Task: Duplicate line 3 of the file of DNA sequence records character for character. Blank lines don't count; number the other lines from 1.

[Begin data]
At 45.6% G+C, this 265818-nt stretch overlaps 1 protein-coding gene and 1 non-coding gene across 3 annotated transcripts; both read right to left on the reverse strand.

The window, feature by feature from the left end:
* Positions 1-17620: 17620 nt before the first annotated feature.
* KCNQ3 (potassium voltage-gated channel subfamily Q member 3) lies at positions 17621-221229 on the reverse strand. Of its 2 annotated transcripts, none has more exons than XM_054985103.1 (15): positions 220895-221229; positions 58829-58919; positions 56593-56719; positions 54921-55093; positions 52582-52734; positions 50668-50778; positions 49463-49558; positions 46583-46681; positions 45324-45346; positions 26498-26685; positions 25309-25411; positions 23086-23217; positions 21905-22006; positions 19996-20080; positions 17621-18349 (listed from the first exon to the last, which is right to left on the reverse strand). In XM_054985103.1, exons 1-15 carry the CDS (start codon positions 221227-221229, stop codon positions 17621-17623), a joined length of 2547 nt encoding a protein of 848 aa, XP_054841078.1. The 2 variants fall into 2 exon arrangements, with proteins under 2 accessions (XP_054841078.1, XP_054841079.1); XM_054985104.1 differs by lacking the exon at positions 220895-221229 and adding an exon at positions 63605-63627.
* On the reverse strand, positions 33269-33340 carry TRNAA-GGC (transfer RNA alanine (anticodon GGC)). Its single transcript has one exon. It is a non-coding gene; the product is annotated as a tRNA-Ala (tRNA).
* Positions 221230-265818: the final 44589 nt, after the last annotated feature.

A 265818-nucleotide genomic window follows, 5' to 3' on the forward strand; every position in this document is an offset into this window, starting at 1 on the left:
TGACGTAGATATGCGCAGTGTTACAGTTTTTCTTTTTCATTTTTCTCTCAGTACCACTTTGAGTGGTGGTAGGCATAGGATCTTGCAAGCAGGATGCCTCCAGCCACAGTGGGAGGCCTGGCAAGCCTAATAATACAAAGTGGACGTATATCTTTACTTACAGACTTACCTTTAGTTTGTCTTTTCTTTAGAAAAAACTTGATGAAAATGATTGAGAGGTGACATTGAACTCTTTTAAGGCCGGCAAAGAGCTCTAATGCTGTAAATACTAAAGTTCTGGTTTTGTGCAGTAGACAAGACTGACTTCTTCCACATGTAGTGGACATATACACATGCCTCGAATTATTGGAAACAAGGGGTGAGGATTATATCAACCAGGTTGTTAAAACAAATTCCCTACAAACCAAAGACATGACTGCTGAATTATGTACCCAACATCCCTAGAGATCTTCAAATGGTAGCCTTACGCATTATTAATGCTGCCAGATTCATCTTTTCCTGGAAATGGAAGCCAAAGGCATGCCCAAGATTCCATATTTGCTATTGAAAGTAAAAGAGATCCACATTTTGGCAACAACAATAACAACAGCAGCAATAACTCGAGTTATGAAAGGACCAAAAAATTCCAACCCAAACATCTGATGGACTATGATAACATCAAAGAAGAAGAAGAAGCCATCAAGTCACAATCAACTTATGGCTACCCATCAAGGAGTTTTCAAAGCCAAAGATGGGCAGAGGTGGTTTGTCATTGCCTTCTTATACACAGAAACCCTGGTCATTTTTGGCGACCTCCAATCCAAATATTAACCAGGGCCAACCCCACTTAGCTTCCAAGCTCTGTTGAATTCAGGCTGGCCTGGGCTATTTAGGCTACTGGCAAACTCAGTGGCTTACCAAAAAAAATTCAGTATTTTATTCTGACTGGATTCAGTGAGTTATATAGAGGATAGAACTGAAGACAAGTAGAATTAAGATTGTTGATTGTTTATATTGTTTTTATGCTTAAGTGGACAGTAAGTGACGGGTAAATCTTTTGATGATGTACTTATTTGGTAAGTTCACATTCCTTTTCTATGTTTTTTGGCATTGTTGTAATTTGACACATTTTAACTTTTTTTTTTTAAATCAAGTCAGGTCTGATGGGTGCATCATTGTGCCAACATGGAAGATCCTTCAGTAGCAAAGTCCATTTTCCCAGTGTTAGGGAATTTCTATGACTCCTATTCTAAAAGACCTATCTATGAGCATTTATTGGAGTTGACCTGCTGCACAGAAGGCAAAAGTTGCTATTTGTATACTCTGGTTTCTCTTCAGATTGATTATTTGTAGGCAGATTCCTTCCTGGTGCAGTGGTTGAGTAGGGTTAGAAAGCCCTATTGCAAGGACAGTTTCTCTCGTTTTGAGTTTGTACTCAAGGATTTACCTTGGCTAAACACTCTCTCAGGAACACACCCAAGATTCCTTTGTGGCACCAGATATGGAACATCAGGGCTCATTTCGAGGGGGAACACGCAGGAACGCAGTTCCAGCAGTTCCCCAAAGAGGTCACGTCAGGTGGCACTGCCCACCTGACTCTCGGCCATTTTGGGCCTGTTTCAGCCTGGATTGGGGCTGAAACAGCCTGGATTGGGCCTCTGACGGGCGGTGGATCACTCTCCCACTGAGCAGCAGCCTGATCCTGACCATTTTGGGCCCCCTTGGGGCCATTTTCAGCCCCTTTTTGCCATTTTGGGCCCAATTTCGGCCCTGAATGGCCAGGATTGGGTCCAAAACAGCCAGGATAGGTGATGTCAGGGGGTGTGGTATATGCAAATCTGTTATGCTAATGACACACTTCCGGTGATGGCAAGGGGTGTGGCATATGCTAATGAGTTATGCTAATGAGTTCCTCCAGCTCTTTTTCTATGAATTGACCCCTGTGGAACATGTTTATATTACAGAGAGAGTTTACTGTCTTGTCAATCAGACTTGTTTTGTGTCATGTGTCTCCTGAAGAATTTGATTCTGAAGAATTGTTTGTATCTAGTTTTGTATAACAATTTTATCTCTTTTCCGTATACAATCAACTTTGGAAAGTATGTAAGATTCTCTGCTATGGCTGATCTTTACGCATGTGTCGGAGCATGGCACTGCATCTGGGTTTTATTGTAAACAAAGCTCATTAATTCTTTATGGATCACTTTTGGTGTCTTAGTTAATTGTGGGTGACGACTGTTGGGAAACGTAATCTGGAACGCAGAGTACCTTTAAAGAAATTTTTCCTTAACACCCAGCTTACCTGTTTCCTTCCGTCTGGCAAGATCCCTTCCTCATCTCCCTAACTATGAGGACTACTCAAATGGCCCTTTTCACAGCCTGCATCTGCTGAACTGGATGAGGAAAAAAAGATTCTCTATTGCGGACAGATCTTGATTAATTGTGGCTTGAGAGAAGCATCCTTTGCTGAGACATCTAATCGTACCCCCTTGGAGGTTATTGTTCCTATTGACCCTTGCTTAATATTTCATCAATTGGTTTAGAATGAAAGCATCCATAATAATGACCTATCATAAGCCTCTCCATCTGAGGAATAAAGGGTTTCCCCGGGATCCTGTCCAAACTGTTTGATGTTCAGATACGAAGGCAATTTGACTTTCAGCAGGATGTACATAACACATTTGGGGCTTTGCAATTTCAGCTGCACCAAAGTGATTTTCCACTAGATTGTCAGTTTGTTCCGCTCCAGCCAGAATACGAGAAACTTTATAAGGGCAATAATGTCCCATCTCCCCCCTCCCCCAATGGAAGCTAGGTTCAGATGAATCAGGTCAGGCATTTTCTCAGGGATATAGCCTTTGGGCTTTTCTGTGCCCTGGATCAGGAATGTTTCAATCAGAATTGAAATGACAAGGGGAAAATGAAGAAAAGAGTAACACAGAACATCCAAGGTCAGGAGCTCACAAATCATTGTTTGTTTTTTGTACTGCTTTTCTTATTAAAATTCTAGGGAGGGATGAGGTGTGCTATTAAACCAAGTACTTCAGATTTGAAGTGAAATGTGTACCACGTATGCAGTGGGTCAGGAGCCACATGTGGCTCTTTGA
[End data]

* Positions 1-17620: 17620 nt before the first annotated feature.